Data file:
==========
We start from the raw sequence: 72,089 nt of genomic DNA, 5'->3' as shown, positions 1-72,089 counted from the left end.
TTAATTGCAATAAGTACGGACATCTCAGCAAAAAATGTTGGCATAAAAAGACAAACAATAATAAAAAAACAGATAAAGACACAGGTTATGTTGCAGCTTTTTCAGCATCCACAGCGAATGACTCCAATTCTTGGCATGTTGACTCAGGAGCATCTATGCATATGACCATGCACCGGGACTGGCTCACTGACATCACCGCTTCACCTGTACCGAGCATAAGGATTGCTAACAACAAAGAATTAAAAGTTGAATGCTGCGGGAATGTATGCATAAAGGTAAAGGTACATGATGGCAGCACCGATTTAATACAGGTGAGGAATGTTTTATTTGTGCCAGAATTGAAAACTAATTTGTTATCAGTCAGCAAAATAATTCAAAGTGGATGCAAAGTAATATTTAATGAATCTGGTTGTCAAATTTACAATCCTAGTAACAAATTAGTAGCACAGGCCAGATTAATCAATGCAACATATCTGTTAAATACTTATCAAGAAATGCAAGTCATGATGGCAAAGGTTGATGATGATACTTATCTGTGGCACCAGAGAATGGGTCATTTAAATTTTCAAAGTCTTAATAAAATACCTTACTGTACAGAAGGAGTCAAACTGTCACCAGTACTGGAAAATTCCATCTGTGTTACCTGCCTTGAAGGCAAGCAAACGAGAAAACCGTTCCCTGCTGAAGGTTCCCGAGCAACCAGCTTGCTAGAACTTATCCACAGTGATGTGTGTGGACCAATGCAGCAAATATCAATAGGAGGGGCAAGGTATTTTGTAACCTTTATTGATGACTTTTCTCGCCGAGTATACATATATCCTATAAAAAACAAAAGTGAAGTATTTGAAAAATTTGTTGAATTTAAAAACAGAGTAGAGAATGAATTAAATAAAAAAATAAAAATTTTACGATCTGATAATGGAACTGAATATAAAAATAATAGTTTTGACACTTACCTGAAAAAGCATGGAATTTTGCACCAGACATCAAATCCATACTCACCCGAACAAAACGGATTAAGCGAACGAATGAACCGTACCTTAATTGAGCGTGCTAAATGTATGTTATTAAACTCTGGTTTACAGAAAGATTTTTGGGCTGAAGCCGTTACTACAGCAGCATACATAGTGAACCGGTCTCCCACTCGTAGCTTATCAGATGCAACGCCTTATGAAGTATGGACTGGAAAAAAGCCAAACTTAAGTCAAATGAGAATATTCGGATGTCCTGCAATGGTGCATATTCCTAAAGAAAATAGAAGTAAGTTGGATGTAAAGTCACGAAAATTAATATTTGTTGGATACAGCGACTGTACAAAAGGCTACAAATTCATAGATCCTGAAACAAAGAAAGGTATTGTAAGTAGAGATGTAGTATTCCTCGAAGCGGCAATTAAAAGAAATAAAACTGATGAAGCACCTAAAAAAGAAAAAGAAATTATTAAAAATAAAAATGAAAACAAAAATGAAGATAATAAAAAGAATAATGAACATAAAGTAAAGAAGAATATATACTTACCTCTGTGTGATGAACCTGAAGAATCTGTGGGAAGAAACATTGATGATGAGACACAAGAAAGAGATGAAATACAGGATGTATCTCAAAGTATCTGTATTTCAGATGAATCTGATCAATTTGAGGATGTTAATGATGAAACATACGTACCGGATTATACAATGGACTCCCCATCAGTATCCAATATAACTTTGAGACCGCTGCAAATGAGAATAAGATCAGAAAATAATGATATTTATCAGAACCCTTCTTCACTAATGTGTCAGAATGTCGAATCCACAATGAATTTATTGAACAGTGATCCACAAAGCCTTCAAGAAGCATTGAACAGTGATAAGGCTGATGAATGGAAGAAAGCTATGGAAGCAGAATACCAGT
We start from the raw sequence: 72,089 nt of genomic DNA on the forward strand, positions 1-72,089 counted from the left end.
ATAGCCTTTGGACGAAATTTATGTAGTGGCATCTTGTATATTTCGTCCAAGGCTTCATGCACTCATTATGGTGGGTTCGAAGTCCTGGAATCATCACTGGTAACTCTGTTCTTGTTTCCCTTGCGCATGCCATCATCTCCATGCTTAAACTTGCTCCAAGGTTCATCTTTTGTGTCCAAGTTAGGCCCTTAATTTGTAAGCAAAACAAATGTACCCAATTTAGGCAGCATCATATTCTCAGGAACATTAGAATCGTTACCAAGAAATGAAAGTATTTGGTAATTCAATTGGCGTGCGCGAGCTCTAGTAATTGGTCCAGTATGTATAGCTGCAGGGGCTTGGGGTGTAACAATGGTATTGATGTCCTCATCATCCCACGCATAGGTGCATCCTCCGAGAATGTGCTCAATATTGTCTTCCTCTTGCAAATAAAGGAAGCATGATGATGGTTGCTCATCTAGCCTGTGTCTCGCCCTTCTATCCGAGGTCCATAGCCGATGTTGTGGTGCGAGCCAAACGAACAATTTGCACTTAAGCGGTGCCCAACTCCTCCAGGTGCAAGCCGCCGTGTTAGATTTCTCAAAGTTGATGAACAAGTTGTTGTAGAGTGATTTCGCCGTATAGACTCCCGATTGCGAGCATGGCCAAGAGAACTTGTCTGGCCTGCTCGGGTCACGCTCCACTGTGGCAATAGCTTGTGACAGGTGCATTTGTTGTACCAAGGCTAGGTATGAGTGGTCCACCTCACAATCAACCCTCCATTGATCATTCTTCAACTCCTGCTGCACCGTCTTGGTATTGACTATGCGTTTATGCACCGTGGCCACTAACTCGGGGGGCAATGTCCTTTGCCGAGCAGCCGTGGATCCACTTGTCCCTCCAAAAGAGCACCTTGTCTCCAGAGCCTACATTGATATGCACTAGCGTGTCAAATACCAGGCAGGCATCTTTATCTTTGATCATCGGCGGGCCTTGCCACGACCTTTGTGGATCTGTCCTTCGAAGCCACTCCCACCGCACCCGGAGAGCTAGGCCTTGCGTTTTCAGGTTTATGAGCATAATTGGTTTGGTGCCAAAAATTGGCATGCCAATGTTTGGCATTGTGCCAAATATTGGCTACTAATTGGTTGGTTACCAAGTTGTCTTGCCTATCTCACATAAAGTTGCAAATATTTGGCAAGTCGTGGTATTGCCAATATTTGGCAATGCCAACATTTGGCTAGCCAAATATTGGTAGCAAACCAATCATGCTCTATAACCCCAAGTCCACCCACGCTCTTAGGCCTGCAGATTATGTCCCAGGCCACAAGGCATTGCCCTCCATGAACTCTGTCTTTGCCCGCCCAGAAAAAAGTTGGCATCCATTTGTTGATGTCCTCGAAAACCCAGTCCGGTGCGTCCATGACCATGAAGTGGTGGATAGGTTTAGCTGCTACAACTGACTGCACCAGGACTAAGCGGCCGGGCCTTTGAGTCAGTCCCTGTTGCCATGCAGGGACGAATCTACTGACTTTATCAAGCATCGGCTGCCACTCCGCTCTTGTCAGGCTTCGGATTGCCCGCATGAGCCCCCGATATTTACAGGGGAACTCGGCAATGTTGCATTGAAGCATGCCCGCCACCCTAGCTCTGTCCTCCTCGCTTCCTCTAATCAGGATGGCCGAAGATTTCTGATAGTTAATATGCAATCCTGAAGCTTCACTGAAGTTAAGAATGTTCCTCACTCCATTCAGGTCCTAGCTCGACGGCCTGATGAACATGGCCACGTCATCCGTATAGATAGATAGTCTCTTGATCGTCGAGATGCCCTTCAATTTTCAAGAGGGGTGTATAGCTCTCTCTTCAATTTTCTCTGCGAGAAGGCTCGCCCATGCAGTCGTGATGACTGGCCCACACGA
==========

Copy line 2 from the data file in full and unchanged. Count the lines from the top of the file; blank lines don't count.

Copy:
TTAATTGCAATAAGTACGGACATCTCAGCAAAAAATGTTGGCATAAAAAGACAAACAATAATAAAAAAACAGATAAAGACACAGGTTATGTTGCAGCTTTTTCAGCATCCACAGCGAATGACTCCAATTCTTGGCATGTTGACTCAGGAGCATCTATGCATATGACCATGCACCGGGACTGGCTCACTGACATCACCGCTTCACCTGTACCGAGCATAAGGATTGCTAACAACAAAGAATTAAAAGTTGAATGCTGCGGGAATGTATGCATAAAGGTAAAGGTACATGATGGCAGCACCGATTTAATACAGGTGAGGAATGTTTTATTTGTGCCAGAATTGAAAACTAATTTGTTATCAGTCAGCAAAATAATTCAAAGTGGATGCAAAGTAATATTTAATGAATCTGGTTGTCAAATTTACAATCCTAGTAACAAATTAGTAGCACAGGCCAGATTAATCAATGCAACATATCTGTTAAATACTTATCAAGAAATGCAAGTCATGATGGCAAAGGTTGATGATGATACTTATCTGTGGCACCAGAGAATGGGTCATTTAAATTTTCAAAGTCTTAATAAAATACCTTACTGTACAGAAGGAGTCAAACTGTCACCAGTACTGGAAAATTCCATCTGTGTTACCTGCCTTGAAGGCAAGCAAACGAGAAAACCGTTCCCTGCTGAAGGTTCCCGAGCAACCAGCTTGCTAGAACTTATCCACAGTGATGTGTGTGGACCAATGCAGCAAATATCAATAGGAGGGGCAAGGTATTTTGTAACCTTTATTGATGACTTTTCTCGCCGAGTATACATATATCCTATAAAAAACAAAAGTGAAGTATTTGAAAAATTTGTTGAATTTAAAAACAGAGTAGAGAATGAATTAAATAAAAAAATAAAAATTTTACGATCTGATAATGGAACTGAATATAAAAATAATAGTTTTGACACTTACCTGAAAAAGCATGGAATTTTGCACCAGACATCAAATCCATACTCACCCGAACAAAACGGATTAAGCGAACGAATGAACCGTACCTTAATTGAGCGTGCTAAATGTATGTTATTAAACTCTGGTTTACAGAAAGATTTTTGGGCTGAAGCCGTTACTACAGCAGCATACATAGTGAACCGGTCTCCCACTCGTAGCTTATCAGATGCAACGCCTTATGAAGTATGGACTGGAAAAAAGCCAAACTTAAGTCAAATGAGAATATTCGGATGTCCTGCAATGGTGCATATTCCTAAAGAAAATAGAAGTAAGTTGGATGTAAAGTCACGAAAATTAATATTTGTTGGATACAGCGACTGTACAAAAGGCTACAAATTCATAGATCCTGAAACAAAGAAAGGTATTGTAAGTAGAGATGTAGTATTCCTCGAAGCGGCAATTAAAAGAAATAAAACTGATGAAGCACCTAAAAAAGAAAAAGAAATTATTAAAAATAAAAATGAAAACAAAAATGAAGATAATAAAAAGAATAATGAACATAAAGTAAAGAAGAATATATACTTACCTCTGTGTGATGAACCTGAAGAATCTGTGGGAAGAAACATTGATGATGAGACACAAGAAAGAGATGAAATACAGGATGTATCTCAAAGTATCTGTATTTCAGATGAATCTGATCAATTTGAGGATGTTAATGATGAAACATACGTACCGGATTATACAATGGACTCCCCATCAGTATCCAATATAACTTTGAGACCGCTGCAAATGAGAATAAGATCAGAAAATAATGATATTTATCAGAACCCTTCTTCACTAATGTGTCAGAATGTCGAATCCACAATGAATTTATTGAACAGTGATCCACAAAGCCTTCAAGAAGCATTGAACAGTGATAAGGCTGATGAATGGAAGAAAGCTATGGAAGCAGAATACCAGT